300 Years of Rowing on the Thames

There must be something in the water at Eton, where rowing rules as the sport of choice

Britain’s Olympic womens rowing team
At Dorney Lake, scullers try out for Britain’s Olympic women’s rowing team. Stefan Wermuth / Reuters / Landov

The Thames has been synonymous with rowing for almost three centuries. In August 1715, half a dozen “watermen”—oarsmen who ferried passengers on the river—convened beneath London Bridge for Britain’s first rowing race. Nearly 200 years later, at the London Summer Olympic Games in 1908, spectators thronged the banks of Henley-on-Thames, site of the annual Royal Regatta, as British scullers competed against crews from seven countries, including Canada, Hungary and the Netherlands. England’s team captured gold medals in all four matches, and won three silvers and a bronze as well. “The result of the racing,” reported the Times of London, “was a triumph for English oarsmanship.”

The Thames will take pride of place July 27 during the Olympics opening ceremony, when the torch will be carried on a stage floating down the storied waterway.  Since the International Olympic Committee decided that varying currents in the river would give certain rowing lanes an unfair advantage, the rowing competition will take place alongside the river, in a man-made waterway, Dorney Lake. (Most Olympic boating events, from those in Stockholm in 1912 to Beijing in 2008, have been held in natural lakes or constructed courses for the same reason.) Dorney Lake is located a stone’s throw from the river, down the road from its owner, Eton College.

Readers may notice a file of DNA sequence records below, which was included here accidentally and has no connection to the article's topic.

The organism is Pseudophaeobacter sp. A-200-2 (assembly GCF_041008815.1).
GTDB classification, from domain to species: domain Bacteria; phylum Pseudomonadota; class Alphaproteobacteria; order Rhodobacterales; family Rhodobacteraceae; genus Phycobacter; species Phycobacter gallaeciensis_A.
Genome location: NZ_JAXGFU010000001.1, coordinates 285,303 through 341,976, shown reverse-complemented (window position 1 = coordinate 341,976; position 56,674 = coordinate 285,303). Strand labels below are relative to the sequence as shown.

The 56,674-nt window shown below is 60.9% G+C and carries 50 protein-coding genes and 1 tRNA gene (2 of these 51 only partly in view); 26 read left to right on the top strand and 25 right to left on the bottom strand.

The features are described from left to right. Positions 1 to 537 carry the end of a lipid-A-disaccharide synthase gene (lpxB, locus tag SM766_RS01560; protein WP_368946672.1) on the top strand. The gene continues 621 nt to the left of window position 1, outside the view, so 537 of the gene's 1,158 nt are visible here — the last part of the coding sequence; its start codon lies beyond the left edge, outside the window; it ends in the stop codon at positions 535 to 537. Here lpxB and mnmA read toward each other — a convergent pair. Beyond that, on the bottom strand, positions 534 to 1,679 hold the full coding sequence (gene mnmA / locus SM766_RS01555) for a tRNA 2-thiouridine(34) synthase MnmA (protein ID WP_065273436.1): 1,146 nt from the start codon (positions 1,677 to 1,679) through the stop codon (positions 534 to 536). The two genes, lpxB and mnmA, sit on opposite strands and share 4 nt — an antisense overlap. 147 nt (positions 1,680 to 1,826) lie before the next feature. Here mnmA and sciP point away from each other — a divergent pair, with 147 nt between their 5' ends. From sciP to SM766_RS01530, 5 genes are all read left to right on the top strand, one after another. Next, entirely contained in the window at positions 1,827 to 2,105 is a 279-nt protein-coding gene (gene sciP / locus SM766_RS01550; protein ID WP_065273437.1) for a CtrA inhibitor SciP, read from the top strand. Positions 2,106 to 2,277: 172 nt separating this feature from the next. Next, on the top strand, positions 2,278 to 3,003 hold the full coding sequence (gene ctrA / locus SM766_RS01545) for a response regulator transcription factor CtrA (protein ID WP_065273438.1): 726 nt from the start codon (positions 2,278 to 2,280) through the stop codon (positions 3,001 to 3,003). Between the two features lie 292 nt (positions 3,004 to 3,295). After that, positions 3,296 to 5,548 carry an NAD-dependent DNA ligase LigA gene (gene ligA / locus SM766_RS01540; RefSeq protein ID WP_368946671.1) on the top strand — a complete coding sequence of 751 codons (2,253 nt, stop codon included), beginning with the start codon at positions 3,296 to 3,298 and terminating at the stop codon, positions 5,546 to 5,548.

Eton, the nearly 600-year-old prep school whose graduates include novelist Ian Fleming, Prime Minister David Cameron and Prince William, is famed for its fanatic devotion to rowing. More than half the school’s 1,300 students row recreationally; 140 belong to what Dorney Lake’s managing director, Ivor Lloyd, characterizes as a “high-performance, competitive group.” Dozens of Etonians have gone on to row in the Olympics, including four-time gold medalist Sir Matthew Pinsent, now 42. For generations, Eton’s crews practiced and competed on the Thames, but by the 1990s, recreational boat traffic made rowing there dangerous. Dorney Lake, otherwise known as the Eton College Rowing Center, was completed in 2006; the 2,200-meter lake has a depth of 3.5 meters—the minimum required to prevent drag on the sculls. Dorney was the venue for the 2006 World Rowing Championships, which Lloyd calls “a trial run for the Olympics.”

New grandstands at Dorney will hold 20,000 spectators. Olympic rowing events, commencing July 28, will continue for seven consecutive days. The program has expanded over the decades to include four categories of rowers—lightweight men, all-weight men, women and lightweight women—and multiple categories of 2,000-meter races: for pairs, eights, and single, double and quadruple sculls. Six days of canoe and kayak races will follow, including a 200-meter canoe sprint—an event making its Olympic debut.

For Lloyd, who holds a world record for rowing across the English Channel (3 hours 35 minutes) and nurtures Olympic champions at Dorney and the Leander Club at Henley-on-Thames, the prospect that the competition will take place in his own backyard is immensely gratifying. “We’ve been waiting seven years for this,” he says, referring to the 2005 announcement that London would host the Games. He then adds, with typical British understatement, “We’re quietly calm and confident.” 

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